Archive for February, 2006

Silicon Valley Sleuth: Things you don’t want Google to find

Wow. Great article. It’s been a while, but I remember when I used to use Google (or Alta Vista in the old days) to look at website visitor statistics from other competitor sites. Take a look at some of the information George Kurtz was able to view when presenting at a Security Risk Conference.

“You almost get bored finding all these password files. It used to be fun in the old days when you found a password file. Now you just go to Google and find thousands of them,” Kurtz said. Full article

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v7ndotcom elursrebmem

The Wall Street Journal published a good article on the v7ndotcom elursrebmem SEO contest. No, I have no ambitions of winning. This is a rough crowd. 🙂

I didn’t even think about the possibility of the following as depicted in this quote from the current front-runner of the contest. (He has the #1 ranking on Google for the phrase  “v7ndotcom elursrebmem”)

But he says that being a front-runner makes you a target for the black hatters. They might, for instance, “promote” your site via the sort of spam that Google is known to frown upon. The end result of that, says Mr. Westergren, is that your site could be demoted.
Full WSJ Article

As I said, they’re a rough group. If you rank #1, the competitors can spam your domain and get you dropped in the rankings. There’s so many angles to these types of contests that they are very interesting to watch.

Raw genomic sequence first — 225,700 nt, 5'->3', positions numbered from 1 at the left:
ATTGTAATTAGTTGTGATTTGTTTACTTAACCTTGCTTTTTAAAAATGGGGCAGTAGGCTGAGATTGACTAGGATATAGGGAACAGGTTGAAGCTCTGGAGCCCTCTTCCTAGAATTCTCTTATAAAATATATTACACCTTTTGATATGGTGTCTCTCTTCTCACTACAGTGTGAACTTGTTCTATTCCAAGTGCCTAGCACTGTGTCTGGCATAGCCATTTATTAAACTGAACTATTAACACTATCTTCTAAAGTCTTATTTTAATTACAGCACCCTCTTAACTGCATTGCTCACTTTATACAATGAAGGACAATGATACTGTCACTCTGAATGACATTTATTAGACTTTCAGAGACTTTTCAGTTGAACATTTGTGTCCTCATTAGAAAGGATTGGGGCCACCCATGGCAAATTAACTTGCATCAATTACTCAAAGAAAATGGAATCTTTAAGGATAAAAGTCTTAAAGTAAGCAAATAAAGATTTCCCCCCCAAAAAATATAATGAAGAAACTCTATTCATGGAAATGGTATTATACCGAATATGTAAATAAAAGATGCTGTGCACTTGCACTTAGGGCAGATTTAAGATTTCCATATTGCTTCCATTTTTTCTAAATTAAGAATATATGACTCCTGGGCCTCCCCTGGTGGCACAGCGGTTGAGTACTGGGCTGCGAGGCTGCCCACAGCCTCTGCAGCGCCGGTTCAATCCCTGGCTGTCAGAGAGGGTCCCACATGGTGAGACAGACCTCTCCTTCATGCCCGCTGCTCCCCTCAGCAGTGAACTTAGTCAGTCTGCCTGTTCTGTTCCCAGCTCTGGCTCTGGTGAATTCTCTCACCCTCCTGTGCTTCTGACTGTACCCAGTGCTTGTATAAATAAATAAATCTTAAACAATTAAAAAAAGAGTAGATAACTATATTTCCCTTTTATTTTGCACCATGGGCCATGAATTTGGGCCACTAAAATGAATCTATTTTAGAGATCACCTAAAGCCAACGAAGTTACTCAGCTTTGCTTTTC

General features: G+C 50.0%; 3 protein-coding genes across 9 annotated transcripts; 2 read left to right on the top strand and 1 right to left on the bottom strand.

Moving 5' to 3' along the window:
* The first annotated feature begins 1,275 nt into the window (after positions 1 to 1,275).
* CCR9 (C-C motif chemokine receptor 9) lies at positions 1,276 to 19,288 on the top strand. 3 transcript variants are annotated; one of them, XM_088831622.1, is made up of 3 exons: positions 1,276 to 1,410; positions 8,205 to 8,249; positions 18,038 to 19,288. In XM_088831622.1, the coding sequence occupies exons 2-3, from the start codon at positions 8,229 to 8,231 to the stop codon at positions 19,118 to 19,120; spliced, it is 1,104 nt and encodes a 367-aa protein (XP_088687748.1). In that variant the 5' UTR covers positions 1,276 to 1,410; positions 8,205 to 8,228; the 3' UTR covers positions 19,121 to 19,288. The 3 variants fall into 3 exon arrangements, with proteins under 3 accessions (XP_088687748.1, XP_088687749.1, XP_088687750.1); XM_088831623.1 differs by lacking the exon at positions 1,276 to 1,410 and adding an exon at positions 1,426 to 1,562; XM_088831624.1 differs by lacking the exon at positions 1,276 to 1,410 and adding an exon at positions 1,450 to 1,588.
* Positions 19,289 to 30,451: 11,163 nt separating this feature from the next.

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WebsideStory: Conversion rates higher at AOL

This has always been an interesting metric to me. I’ve also noticed that AOL converts much higher than the other search engines/browsers. MSN’s new Adcenter is performing well with low volumne and I don’t agree that Yahoo converts better than AOL. I’ve had terrible results with Yahoo and pretty decent results with Google.

For the month of January, AOL Search generated the best conversion rate at business-to consumer e-commerce sites (6.17 percent), followed by MSN (6.03 percent), Yahoo (4.07 percent) and Google (3.83 percent), according to the WebSideStory Index, a new statistical barometer that features techno-graphic and e-commerce trends culled from the millions of users that visit web sites using the company’s award-winning web analytics technology, HBX Analytics. The study includes traffic from both organic and paid keywords. full press release

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The reassurance of personal data security

Cooks Illustrated did a great job of turning a negative technical problem into a strong reassurance that “we will protect your data”

Dear Friend of Cook’s,

As you have probably noticed, our Web site has been offline since Monday. This was due to a file being deleted in the “back office” part of our site over the weekend. We did not know how, or by whom, this file was deleted. As we do retain sensitive personal information from our Web members and registrants, we decided, for security reasons, to take the site down immediately.